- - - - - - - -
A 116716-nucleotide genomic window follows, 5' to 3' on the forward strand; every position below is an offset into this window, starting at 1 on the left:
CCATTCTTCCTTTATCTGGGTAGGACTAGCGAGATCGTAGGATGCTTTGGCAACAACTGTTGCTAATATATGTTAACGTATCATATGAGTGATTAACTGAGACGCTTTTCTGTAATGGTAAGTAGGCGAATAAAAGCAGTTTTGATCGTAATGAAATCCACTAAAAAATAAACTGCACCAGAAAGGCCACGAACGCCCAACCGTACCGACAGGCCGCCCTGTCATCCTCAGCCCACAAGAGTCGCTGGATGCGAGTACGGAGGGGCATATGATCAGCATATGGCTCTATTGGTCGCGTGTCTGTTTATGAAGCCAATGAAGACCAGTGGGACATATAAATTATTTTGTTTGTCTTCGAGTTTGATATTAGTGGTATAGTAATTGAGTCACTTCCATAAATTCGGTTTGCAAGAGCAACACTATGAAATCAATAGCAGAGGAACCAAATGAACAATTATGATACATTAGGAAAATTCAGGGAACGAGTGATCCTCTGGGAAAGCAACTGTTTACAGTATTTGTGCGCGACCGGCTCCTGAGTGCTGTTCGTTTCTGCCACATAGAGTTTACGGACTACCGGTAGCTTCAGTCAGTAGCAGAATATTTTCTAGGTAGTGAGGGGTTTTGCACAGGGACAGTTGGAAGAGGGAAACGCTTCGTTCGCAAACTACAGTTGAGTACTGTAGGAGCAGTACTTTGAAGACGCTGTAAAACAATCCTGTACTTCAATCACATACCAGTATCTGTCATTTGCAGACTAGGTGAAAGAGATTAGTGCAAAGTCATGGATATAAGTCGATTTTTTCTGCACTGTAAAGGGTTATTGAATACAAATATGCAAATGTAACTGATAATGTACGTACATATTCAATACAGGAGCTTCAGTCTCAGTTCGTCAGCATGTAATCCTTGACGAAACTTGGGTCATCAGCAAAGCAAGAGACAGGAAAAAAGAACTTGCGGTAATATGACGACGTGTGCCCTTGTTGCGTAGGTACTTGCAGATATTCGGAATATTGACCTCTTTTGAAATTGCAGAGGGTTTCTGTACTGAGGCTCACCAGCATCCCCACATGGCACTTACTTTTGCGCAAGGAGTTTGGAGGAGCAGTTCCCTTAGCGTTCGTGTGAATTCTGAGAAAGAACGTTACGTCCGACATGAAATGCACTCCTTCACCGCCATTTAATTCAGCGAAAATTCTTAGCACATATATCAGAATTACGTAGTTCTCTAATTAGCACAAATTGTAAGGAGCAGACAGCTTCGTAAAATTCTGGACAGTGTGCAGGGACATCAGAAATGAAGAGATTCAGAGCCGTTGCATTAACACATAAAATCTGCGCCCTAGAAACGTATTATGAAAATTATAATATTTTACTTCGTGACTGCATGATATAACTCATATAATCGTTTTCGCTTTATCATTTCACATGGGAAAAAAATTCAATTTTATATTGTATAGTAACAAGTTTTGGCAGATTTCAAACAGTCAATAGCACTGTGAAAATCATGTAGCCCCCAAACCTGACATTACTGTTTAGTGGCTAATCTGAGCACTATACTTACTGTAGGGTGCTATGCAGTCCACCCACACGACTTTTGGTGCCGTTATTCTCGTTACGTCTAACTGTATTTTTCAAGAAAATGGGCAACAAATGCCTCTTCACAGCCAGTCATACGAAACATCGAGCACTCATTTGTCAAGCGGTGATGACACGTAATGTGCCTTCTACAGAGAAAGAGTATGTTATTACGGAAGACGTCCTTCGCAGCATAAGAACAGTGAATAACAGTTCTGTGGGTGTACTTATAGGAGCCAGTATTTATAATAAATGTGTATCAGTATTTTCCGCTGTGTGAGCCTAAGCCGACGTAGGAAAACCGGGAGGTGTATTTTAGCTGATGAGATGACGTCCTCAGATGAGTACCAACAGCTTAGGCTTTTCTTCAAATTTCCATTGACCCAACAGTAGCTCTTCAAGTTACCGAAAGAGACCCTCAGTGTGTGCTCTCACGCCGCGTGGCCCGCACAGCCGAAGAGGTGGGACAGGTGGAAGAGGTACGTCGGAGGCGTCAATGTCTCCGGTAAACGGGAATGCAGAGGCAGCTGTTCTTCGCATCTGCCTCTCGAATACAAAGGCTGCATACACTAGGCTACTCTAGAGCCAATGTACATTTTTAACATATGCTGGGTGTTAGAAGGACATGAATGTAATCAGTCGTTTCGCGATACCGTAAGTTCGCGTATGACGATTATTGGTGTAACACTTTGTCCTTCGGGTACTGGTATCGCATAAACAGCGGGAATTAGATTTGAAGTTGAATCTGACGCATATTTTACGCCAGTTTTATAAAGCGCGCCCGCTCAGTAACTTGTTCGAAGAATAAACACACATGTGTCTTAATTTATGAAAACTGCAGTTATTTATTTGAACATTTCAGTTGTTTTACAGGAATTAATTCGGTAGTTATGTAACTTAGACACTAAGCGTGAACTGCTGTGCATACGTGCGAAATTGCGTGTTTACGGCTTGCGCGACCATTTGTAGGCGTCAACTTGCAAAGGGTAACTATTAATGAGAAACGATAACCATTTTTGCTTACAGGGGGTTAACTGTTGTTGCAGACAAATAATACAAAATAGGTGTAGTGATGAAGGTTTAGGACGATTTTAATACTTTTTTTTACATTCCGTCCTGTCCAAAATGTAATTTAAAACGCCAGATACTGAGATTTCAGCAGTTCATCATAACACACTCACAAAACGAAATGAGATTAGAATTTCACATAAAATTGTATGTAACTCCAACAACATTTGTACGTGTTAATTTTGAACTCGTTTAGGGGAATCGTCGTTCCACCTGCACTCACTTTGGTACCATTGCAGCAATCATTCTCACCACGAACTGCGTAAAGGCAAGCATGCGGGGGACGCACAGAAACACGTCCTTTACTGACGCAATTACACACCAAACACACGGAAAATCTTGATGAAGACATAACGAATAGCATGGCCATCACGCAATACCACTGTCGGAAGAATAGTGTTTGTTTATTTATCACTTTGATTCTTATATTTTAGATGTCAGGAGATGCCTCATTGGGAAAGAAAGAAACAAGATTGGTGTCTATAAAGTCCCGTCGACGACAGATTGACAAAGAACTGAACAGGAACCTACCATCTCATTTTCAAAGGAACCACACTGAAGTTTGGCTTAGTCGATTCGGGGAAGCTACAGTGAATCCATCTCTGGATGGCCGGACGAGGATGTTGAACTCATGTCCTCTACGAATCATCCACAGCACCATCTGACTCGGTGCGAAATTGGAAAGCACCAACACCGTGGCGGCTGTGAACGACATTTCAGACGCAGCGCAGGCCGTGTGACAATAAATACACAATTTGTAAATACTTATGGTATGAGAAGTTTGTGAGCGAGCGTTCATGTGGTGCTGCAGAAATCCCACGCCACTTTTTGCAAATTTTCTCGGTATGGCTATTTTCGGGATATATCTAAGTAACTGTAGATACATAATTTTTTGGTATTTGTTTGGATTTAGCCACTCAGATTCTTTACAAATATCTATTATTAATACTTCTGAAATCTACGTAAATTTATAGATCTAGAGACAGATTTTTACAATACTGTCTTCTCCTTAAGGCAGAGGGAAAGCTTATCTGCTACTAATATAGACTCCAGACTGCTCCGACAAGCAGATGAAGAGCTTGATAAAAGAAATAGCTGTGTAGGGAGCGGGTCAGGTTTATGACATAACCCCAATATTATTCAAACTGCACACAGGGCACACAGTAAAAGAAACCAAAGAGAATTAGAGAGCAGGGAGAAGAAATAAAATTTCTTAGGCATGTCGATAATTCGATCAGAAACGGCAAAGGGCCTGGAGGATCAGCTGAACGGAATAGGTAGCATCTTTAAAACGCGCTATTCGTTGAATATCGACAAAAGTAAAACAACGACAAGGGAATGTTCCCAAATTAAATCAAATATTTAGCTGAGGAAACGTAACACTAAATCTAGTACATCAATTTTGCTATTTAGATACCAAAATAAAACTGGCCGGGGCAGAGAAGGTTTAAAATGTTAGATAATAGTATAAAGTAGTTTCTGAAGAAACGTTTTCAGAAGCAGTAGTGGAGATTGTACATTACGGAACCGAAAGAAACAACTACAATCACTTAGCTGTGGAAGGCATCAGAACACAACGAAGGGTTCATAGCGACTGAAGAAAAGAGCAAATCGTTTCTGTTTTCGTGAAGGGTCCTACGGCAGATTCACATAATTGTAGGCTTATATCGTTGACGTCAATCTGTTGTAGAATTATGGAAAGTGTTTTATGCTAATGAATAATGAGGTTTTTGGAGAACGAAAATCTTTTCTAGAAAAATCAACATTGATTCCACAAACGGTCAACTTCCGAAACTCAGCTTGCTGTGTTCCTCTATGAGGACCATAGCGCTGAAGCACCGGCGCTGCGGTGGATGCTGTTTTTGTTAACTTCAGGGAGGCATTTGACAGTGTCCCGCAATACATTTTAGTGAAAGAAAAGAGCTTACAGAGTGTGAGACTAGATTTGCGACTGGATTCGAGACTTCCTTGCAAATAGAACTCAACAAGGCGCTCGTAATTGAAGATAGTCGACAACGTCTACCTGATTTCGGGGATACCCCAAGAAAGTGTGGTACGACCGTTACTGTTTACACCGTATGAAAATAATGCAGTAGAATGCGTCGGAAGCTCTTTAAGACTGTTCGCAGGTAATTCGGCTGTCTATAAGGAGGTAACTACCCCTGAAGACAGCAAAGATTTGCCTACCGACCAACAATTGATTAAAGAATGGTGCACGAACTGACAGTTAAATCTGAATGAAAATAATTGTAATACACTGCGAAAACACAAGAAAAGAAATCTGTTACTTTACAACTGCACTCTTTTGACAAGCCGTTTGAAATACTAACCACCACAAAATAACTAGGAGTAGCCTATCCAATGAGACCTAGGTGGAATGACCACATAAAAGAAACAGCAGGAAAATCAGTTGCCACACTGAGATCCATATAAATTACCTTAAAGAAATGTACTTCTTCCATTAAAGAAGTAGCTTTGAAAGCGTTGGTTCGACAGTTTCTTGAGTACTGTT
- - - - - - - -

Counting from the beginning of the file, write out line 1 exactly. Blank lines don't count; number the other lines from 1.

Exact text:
A 116716-nucleotide genomic window follows, 5' to 3' on the forward strand; every position below is an offset into this window, starting at 1 on the left: